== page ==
Traditional and Modern Religious–Theological Schools in Central Asia
Ashirbek MUMINOV is Professor at the Institute of Oriental Studies, Academy of Sciences of Uzbekistan.
With its ancient cultural and religious traditions dating from the 8th century, Central Asia gradually turned into a region of one religion – Islam. The Sunni branch of Islam became firmly established there, although, to make the picture complete, it should be mentioned that there are communities of Ismaili Shi’ites in Badakhshan and immigrant Imamites from Iran in Samarkand. By the time of the Mongolian invasion, the Hanafites, one of the four Sunni schools of religious law, became dominant in most regions of Central Asia. The provisions of the Hanafites (Madhhab Hanafiyyah) covered a long road of evolution and played a big role in the shaping of the Central Asian form of Islam. Alongside the traits common to the other regions of the Muslim world, the Hanafite school has its specifics in Central Asia.
The Hanafite School of Religious Law (Madhhab Hanafiyyah)
Factors behind the spread of the Hanafite school in Central Asia. The foundations for the spread of the theologian Imam Abu Hanifa’s teachings (Abu Hanifa, 699–767) and their becoming firmly established in eastern Khurasan and Mawaraunnahr (the historic Ma wara’ an-nahr, which literally means ‘what lies across the river’, that is, the Amu Darya – the name used by Muslim geographers and theologians for Central Asia) were laid by the Murji’ites. The Murji’ah centrist religious–political movement came into being during the first civil war (656–661) and advocated reconciliation between the conflicting parties ’Ali ibn Abi Talib (656–661) and the Umayyads (661–750). However, the teaching of the Murji’ites later became transformed and in the early part of the 7th century, in the eastern part of the Arab Caliphate, came to identify itself with the struggle for equality with the Arab Muslims and for more rights for rulers of the local dynasties. The Murji’ah ideas met with support from some of the Arabs and no doubt from the majority of the local population.
Following the defeat and death of the head of the Murji’ah movement, al-Harith ibn Surayj (734–746), the Murji’ah theologian of al-Kufa, Abu Hanifa, became the spiritual leader of this movement in the east of the Caliphate.1 This paved the way for the spread and facilitated the firm establishment in the late 8th and early 9th centuries of Abu Hanifa’s teachings in the cities of Khurasan and Mawaraunnahr – Nishapur, Marw, Balkh, Nasaf, Bukhara, and Samarkand.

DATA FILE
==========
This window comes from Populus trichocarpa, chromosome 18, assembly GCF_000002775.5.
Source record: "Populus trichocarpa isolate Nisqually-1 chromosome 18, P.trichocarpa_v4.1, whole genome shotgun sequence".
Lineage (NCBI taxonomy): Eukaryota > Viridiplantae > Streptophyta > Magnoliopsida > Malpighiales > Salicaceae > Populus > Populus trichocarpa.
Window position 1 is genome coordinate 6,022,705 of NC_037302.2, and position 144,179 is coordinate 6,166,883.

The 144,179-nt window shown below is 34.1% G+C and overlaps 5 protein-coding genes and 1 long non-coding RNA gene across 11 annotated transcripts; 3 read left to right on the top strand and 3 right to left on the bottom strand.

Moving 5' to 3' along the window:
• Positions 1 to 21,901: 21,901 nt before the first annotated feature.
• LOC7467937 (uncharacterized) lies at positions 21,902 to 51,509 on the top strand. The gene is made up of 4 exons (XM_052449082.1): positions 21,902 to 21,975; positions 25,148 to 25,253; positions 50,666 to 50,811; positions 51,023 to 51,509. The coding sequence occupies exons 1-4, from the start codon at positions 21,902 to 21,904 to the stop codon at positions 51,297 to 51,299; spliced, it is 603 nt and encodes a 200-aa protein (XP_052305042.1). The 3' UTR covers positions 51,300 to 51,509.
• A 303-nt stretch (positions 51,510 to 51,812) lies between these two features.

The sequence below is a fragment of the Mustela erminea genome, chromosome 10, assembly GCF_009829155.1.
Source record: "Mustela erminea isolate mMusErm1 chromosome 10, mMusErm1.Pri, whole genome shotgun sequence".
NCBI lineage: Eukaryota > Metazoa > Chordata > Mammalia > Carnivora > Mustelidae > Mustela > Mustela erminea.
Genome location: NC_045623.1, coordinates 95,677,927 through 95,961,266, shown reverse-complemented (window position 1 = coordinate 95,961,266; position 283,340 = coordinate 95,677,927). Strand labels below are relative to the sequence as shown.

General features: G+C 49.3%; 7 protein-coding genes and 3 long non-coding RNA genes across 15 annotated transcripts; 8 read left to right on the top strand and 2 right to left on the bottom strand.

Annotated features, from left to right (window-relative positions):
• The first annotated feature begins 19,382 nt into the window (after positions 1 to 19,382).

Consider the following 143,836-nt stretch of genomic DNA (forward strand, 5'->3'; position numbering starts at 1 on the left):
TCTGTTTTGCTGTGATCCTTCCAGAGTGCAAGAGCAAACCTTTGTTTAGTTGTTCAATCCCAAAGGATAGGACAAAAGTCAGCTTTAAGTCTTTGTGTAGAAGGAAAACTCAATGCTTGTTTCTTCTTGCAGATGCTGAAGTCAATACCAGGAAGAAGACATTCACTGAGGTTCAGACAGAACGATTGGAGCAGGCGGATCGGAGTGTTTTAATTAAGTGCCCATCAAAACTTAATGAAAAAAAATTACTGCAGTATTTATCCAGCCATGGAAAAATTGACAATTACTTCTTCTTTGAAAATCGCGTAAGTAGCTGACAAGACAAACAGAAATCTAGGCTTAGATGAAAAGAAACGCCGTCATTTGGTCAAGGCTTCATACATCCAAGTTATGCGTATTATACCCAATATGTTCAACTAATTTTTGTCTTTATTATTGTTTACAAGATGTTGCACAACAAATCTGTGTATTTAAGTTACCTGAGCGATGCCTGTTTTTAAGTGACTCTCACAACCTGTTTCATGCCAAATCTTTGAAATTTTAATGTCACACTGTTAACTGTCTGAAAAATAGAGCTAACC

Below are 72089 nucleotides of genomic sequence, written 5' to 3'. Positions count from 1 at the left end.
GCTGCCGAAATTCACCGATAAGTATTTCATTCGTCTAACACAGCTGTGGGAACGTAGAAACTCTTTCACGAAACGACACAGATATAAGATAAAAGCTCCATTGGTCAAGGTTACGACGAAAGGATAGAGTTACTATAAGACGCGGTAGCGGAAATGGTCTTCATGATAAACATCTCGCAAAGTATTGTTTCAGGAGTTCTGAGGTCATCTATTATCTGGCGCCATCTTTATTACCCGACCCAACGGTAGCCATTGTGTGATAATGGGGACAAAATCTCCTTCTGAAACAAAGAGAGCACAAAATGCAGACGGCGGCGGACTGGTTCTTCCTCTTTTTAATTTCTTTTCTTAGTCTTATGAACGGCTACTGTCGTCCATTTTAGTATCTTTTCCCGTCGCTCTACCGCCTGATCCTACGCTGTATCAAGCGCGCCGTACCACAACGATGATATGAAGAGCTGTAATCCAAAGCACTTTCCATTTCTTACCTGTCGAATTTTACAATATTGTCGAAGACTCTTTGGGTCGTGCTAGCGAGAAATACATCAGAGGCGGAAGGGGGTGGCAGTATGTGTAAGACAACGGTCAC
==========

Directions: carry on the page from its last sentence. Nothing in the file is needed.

A brief history of the Hanafite school in Mawaraunnahr. The Hanafiyyah school that took shape mainly in Mawaraunnahr’s cities, especially Bukhara and Samarkand, went through three stages of development:
1.The formative period (9th and 10th centuries), when local Hanafiyyah schools took shape and developed in Nasaf, Samarkand and Bukhara – in Mawaraunnahr, the eastern part of the Caliphate including Khurasan.
2.The golden age (early 11th century to the 13th century) when Hanafiyyah faqihs (Muslim jurists) in Qarakhanid Mawaraunnahr separated from the rest of the Muslim world and developed and codified the provisions of Abu Hanifa’s madhhab using local material.
3.A period of gradual decline (early 13th to 14th century) when, as a result of the destruction of urban centres, the creative activities of jurists discontinued. However, the influence of the school spills over into the internal regions of Central Asia and the neighbouring countries – India, Iraq, Syria, Egypt, Asia Minor, the Crimea, the Golden Horde. Mawaraunnahr’s cities become major centres of instruction in Hanafiyyah law, where budding theologians flocked from all the regions where this madhhab has currency to compile compendiums, textbooks and manuals on Hanafiyyah law.2
Characteristics of the Hanafites in Central Asia
Fiqh norms. These finally took shape in the late 8th and early 9th century and found their reflection in six books of Abu Hanifa’s pupil Muhammad ibn al-Hasan al-Shaybani (d. 805) – ‘al-Mabsud’, ‘al-Jami' as-saghir’, ‘al-Jami' al-kabir’, ‘az-Ziyadat’, ‘as-Sayar al-kabir’ and ‘as-Sayar as-saghir’. According to specialists, they contain between 60000 and 80000 separate subjects. They cover the areas of moral and ritual precepts (prayer, fast, zakat, Mecca pilgrimage), and relationships between people (selling and buying, renting, marriage, divorce, distribution of inheritance, freeing of slaves, etc.). The Hanafiyyah madhhab introduced and postulated things that were totally new for the religious affairs of Central Asia at the same time as it encompassed a considerable part of religious experience of the preceding periods; this body of experience, as understood by the local (mainly urban) population, was and still is ‘sacred’.
As a result of the Mawaraunnahr faqif’s activities during the second period, many ideas of law, customs and traditions of Central Asian peoples became incorporated in Islam. Mujtahids (jurists entitled to pass decisions on ‘new’ questions, those not discussed earlier) emerged during this era.3
The ‘secular’ and ‘spiritual’ in Hanafite practices. Despite the formal recognition of the authority’s theocratic character, the spheres of ……………………………
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